... That night, something happened and the faucet blew off and allowed a lot of water to run out. John is afraid that he is going to get an $800 water bill next month and wants Bret to pay for it or part of it. Bret does not feel responsible because he feels that is a malfunction of the house and, therefore, not his fault. Hose faucets in a garden do not normally "blow off" and spill a bunch of water.

    My questions are: What is a fair solution to this disagreement? Is Bret even responsible in the first place? If so, is he 100% responsible? Should there be any restitution and if so, how much?
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  29. TopTop #15
    Thad's Avatar
    Thad
     

    Re: Solution to this disagreement?

    Anything to do with the hard plumbing is the homeowners responsibility. The hose being attached and turned on offers no greater effect on water pressure than at the faucet, its arguably less in that the hose offers a water slam buffer due to the flexibility of the hose. The only incremental difference is the weight of the hose coming off the faucet but faucets are designed to handle that. A faulty faucet is the homeowners responsibility.
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  31. TopTop #16
    Shandi's Avatar
    Shandi
     

    Re: Solution to this disagreement?

    How many of us know if our faucets or hoses are faulty? May be a good time for inspection.

    Quote Thad wrote: View Post
    Anything to do with the hard plumbing is the homeowners responsibility. The hose being attached and turned on offers no greater effect on water pressure than at the faucet, its arguably less in that the hose offers a water slam buffer due to the flexibility of the hose. The only incremental difference is the weight of the hose coming off the faucet but faucets are designed to handle that. A faulty faucet is the homeowners responsibility.
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  33. TopTop #17
    rossmen
     

    Re: Solution to this disagreement?

    As a plumber I've seen this sort of thing before. The faucet would not have blown off with the additional weight of the swollen hose if it wasn't flawed somehow. Close examination of the break would probably reveal the flaw. Both men could feel luck that it happened outside the house and the garden got well watered. Flooding inside is a real bummer. Perhaps Bret could do some gratis gardening for forgetting to turn off the hose. And John can prepare himself to negotiate with the water company. Often they will reduce the bill and or spread it out after leak events.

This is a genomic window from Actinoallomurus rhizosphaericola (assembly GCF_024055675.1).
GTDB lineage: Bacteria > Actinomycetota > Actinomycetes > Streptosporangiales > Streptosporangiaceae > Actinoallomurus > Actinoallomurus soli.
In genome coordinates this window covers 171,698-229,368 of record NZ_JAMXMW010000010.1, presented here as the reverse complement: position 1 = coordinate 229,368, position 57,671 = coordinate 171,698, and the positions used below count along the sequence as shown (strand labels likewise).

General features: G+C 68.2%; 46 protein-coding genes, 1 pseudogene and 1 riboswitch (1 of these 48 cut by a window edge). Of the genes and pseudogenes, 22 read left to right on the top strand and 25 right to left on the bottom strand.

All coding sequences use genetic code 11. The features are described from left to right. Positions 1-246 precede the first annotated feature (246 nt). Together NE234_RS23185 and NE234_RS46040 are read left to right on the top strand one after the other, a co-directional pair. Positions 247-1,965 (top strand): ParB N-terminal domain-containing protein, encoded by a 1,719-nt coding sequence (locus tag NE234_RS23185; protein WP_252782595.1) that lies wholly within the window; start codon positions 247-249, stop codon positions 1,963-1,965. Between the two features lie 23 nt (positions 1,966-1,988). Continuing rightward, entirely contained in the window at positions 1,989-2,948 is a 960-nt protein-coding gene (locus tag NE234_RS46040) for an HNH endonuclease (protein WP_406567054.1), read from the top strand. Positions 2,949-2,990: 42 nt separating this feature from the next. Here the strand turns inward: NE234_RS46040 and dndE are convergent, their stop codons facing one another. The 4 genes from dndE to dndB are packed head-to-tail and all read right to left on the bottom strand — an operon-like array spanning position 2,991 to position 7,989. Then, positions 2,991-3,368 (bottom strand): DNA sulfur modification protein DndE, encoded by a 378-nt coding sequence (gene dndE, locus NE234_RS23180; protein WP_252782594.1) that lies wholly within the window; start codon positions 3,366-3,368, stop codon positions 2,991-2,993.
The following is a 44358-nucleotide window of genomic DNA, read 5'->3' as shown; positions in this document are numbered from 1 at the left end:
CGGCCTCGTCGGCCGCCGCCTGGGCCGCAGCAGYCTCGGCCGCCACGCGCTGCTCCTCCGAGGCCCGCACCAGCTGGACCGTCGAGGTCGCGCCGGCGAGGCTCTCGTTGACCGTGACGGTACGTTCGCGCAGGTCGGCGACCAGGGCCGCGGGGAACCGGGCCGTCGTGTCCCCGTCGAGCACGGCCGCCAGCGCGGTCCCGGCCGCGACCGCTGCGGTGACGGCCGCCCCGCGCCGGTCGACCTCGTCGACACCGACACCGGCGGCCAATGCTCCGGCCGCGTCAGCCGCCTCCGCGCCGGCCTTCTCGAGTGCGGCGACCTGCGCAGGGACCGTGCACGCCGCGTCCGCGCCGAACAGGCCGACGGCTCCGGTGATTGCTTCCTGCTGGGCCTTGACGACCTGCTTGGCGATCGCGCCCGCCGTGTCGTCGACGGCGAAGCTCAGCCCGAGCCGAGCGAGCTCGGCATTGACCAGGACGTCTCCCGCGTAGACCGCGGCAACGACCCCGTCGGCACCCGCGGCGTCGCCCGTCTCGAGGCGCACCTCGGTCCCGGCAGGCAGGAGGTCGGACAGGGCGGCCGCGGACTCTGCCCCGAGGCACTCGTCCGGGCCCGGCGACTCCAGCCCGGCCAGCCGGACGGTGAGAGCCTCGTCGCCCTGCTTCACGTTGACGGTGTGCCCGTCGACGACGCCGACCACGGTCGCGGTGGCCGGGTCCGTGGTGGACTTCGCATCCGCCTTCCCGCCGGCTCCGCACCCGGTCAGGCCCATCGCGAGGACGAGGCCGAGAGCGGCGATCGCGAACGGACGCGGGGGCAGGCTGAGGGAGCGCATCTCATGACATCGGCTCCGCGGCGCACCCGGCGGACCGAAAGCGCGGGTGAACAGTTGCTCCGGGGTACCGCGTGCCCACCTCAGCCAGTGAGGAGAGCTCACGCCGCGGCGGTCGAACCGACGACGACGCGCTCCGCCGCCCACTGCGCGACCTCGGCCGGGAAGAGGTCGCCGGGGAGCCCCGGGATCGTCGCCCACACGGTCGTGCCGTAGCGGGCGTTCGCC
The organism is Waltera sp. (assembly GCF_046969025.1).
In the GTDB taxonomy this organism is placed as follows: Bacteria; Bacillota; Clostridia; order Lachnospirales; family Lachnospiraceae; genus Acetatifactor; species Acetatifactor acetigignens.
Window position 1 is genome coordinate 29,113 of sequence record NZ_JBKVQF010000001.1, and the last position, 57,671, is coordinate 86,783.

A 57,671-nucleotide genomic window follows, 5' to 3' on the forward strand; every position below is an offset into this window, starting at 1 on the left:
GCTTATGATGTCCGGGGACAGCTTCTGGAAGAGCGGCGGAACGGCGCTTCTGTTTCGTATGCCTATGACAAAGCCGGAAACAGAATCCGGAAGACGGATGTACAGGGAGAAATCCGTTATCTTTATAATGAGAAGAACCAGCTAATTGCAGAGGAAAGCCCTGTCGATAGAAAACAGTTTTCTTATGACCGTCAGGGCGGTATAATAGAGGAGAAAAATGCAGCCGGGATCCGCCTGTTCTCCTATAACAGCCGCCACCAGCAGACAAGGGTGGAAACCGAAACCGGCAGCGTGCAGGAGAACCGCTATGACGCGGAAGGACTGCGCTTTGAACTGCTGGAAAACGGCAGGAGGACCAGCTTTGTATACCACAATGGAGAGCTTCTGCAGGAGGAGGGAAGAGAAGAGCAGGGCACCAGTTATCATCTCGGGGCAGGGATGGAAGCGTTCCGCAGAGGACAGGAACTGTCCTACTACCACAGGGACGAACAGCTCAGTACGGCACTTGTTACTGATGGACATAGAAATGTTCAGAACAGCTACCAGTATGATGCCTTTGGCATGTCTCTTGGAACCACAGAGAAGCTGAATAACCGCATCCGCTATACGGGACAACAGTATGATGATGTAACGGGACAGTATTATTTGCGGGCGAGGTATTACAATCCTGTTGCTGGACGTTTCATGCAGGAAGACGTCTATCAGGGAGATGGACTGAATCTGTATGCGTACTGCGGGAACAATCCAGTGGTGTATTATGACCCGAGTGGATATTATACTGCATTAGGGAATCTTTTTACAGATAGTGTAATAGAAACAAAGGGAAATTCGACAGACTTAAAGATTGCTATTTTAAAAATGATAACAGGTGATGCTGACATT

Quote Valley Oak wrote: View Post
    I have two friends who have the following disagreement:

    One friend worked for the other as a gardener. Let's call the gardener Bret. Let's call the other friend, John. One day, while Bret the gardener was working at John's house doing the gardening and landscaping, he left the hose on. It was not running water, though. The faucet was simply open but the hose's handgun at the end of the hose was closed.

    That night, something happened and the faucet blew off and allowed a lot of water to run out. John is afraid that he is going to get an $800 water bill next month and wants Bret to pay for it or part of it. Bret does not feel responsible because he feels that is a malfunction of the house and, therefore, not his fault. Hose faucets in a garden do not normally "blow off" and spill a bunch of water.

    My questions are: What is a fair solution to this disagreement? Is Bret even responsible in the first place? If so, is he 100% responsible? Should there be any restitution and if so, how much?
    Last edited by Barry; 09-20-2019 at 11:52 AM.
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  35. TopTop #18
    jbox's Avatar
    jbox
     

    Re: Solution to this disagreement?

    Obviously since it could not be either Bret's or John's sole fault they both must hire attorneys and sue one another, the hose manufacturer, the faucet manufacturer, the plumber who installed the hose bib, and the original home builder. This is the only way to be sure the guilty party or parties are held responsible and ensure this travesty will not ever happen to anyone else.